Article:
Q. Elizabeth Carpenter, Southwestern Newspapers: The Little Rock, Arkansas, Gazette asked me if I would ask you to comment on the extent, if any, that politics figured in the declaration of drought disaster counties.

I think their question stems from the fact that the unsuccessful Republican candidate down there made a public statement saying that if the people had had the foresight to elect him, some of the Arkansas counties which were passed over for drought aid would have been not passed over.

THE PRESIDENT. Well [laughing], I am not going to get righteously indignant, but this is the first time I have heard the word "politics" brought up in connection with that drought program. Certainly I didn't go down there to talk to the Governors--I didn't ask them their politics, I didn't ask them who they favored or anything else.

This is a question of people being in a plight, and we are trying to help them out. Anyone who raises the question of politics is raising a question which I had not even heard of before, and which I will not entertain now.

Q. Neal A. Stanford, Christian Science Monitor: Mr. President, you spoke of certain points of misunderstanding on the Korean truce. Are those points of misunderstanding with the South Koreans or the North Koreans, and can you pinpoint the differences?

THE PRESIDENT. No, I can't pinpoint them for this reason: the whole arrangements to be made in the truce itself are still in executive session. They are confidential and secret, and I will not talk about anything that could be remotely interpreted as my violating that particular thing.

Now, some of the misunderstandings with the south have been put in the papers. There is no use reviewing those. There has been a different approach springing, possibly, out of the different locations of these people. But as far as the differences with the north are concerned, they are on the secret basis, as I understand it.

Q. Harry W. Frantz, South American Service, United Press: I don't know if you have received enough reports yet from your brother's mission that you wish to comment on. I have in mind the fact that many countries gave a very elaborate and generous reception to your brother, and I thought you might make some mention of it.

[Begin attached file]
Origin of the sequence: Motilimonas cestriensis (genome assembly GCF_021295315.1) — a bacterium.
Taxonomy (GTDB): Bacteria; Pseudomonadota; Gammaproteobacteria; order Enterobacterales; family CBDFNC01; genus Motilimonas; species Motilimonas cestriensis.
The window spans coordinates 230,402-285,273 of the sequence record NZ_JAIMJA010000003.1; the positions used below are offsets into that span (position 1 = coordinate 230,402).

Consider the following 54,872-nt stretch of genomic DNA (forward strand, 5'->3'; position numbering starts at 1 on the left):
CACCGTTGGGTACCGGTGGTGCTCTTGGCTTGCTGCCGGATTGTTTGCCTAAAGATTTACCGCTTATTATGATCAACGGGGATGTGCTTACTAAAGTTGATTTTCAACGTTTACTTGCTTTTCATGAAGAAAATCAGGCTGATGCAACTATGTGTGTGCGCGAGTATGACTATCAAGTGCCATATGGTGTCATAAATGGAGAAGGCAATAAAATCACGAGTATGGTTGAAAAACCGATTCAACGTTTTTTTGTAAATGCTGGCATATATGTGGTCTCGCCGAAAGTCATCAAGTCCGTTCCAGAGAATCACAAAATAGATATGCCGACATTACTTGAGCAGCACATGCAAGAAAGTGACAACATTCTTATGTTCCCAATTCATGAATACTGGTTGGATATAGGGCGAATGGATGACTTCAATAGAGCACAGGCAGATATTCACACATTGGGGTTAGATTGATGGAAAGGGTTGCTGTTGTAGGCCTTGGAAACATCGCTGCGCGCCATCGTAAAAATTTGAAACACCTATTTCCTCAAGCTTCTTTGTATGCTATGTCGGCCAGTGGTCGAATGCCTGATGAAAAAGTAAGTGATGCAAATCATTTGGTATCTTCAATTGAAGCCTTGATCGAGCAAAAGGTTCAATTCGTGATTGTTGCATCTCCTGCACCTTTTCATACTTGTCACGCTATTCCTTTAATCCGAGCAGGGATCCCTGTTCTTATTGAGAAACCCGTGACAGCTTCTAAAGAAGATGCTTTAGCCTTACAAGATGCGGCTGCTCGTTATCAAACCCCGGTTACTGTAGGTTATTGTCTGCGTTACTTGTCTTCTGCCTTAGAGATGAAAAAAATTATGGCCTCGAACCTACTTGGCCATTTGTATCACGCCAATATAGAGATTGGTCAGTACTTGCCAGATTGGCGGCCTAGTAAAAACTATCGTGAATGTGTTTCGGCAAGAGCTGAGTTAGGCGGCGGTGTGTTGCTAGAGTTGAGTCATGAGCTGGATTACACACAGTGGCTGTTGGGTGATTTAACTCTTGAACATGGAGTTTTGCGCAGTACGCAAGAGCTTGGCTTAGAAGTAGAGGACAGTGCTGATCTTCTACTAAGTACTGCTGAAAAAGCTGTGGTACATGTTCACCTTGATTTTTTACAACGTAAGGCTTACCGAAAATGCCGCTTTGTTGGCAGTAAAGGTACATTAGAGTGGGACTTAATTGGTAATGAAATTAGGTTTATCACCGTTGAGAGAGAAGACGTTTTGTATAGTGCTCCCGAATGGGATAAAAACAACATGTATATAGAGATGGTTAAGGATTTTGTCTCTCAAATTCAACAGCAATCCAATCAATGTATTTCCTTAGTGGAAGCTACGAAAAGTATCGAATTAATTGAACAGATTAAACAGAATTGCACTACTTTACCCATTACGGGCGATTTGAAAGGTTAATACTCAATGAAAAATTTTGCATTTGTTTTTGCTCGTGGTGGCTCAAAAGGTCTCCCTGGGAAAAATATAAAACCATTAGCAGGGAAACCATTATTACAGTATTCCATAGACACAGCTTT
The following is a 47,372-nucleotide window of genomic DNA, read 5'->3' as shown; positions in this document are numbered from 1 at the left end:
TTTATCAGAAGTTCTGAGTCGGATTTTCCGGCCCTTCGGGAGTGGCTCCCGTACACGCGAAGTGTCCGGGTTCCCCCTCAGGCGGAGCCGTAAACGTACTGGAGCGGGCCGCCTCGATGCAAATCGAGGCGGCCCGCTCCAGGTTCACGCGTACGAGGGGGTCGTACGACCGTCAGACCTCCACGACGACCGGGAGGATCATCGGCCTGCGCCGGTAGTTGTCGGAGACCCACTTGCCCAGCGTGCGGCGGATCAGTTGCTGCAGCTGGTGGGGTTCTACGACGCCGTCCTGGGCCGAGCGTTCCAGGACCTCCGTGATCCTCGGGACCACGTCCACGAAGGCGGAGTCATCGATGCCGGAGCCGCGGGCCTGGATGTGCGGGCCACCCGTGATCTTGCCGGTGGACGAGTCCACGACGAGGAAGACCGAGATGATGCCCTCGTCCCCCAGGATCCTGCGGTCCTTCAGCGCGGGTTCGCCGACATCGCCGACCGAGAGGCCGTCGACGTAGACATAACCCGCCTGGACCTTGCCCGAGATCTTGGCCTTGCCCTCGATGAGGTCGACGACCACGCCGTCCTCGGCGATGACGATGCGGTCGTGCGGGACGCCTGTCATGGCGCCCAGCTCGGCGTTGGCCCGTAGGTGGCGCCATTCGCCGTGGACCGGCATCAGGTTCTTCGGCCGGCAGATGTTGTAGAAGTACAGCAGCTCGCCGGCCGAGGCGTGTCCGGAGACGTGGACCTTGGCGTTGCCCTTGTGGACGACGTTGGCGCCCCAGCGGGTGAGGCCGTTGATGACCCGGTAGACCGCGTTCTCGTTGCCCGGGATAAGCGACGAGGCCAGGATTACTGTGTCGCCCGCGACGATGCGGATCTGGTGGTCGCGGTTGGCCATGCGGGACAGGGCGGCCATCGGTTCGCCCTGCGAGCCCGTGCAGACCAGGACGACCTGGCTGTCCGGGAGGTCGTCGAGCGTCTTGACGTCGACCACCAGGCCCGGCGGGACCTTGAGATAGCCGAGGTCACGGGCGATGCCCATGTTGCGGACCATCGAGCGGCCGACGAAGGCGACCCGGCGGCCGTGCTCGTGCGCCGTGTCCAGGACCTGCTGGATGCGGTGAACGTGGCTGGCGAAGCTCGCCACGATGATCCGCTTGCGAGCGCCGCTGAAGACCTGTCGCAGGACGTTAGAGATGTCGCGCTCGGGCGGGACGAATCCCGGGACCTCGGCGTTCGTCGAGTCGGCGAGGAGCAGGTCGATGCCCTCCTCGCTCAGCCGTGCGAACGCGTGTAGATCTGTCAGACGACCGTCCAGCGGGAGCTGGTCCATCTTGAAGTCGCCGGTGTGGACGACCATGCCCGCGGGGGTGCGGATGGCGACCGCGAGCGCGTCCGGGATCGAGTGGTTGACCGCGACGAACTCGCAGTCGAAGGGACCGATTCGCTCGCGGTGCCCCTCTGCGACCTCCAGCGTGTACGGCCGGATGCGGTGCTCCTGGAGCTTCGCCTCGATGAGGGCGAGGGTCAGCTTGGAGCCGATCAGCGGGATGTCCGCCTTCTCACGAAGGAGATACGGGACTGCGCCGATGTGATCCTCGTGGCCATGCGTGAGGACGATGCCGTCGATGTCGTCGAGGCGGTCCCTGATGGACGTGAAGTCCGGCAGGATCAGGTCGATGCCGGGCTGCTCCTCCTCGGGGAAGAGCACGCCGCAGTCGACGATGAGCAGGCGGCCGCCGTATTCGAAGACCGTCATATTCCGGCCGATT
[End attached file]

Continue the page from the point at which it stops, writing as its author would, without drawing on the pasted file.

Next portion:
THE PRESIDENT. Only this: every country where he has visited has then sent to me a file of clippings, pictures, official reports, and so on. So far as I can see, the trip is accomplishing everything for which I hoped.

I am trying to pay a call, to pay my respects, and I am doing it through the person of my brother, to all of these heads of the South American states; to assure them in this fashion of our interest in them, our recognition that we have in certain respects a common fate, and we had better work it out together.

The reception accorded him makes me feel that they are looking at it in the same way. I have had very little in the way of detailed report from him, almost nothing.

Q. Felix Cotten, International News Service: Mr. President, I have been asked to ask you certain questions about the Korean matter. Not that I want to labor the thing, but there were reports that a new message has been delivered to Mr. Rhee by Mr. Briggs, and the Foreign Minister is quoted as saying that "the South Korean Government considers the Robertson-Rhee agreement broken, and we will not observe any implementation of the armistice."

I just wondered if you cared to comment on that particular phase of the matter?

THE PRESIDENT. No, I have no further comment that I think of that I can make on Korea. I don't think it would be helpful. I'm sorry.

Q. Richard L. Wilson, Cowles Publications: Something you said in response to Mr. Folliard's question brought this question into my mind. A number of people have urged that you bring some discipline into the Republican Party by cracking down on McCarthy. In here you have previously said that your objective was not to create friction but to bring people together.

I wonder if that remark could be made to apply to your philosophy regarding Senator McCarthy?

THE PRESIDENT. I must remind you again that I never deal in my statements, to you or to anyone else, in terms of personalities, and I don't now.

I merely say that if a democracy, with all of its different viewpoints and approaches to our various problems, is going to make progress, someone has to take on the onerous job of trying to search out, analyze, and bring together the majority of view, or what you might call the bulk of public opinion, and get it translated into law where necessary, into regulation, or into policy.

You cannot get ahead merely by indulging extremist views and listening to them. What do they bring? They don't bring majority action.

What I am trying to do is to get what I believe to be the commonsense approach of America to its various problems, to get them implemented and to get ahead.

Now, where I have to go into opposition to any person, I try to do it on the basis of principles, on the basis of utter convictions, on the basis of my own conscience. I am not going to take time, either in public or private, to question the motives of anybody else; that is between him and someone else, not between him and me.

I am going to stand for what I believe to be right. If that is found to be in opposition to what someone else says, publicly or privately, then that is too bad; but that is what I am going to stand for. So, I am not going to do it through terms of personalities.

Q. Sarah McClendon, El Paso Times: Mr. Sam Rayburn, the House Democratic leader, told the House yesterday that he hoped before they had to pass on the bill limiting oil imports, on a bill establishing a quota for oil imports, that they would get the advantage of your views. Would you like to say what you think about limiting oil imports?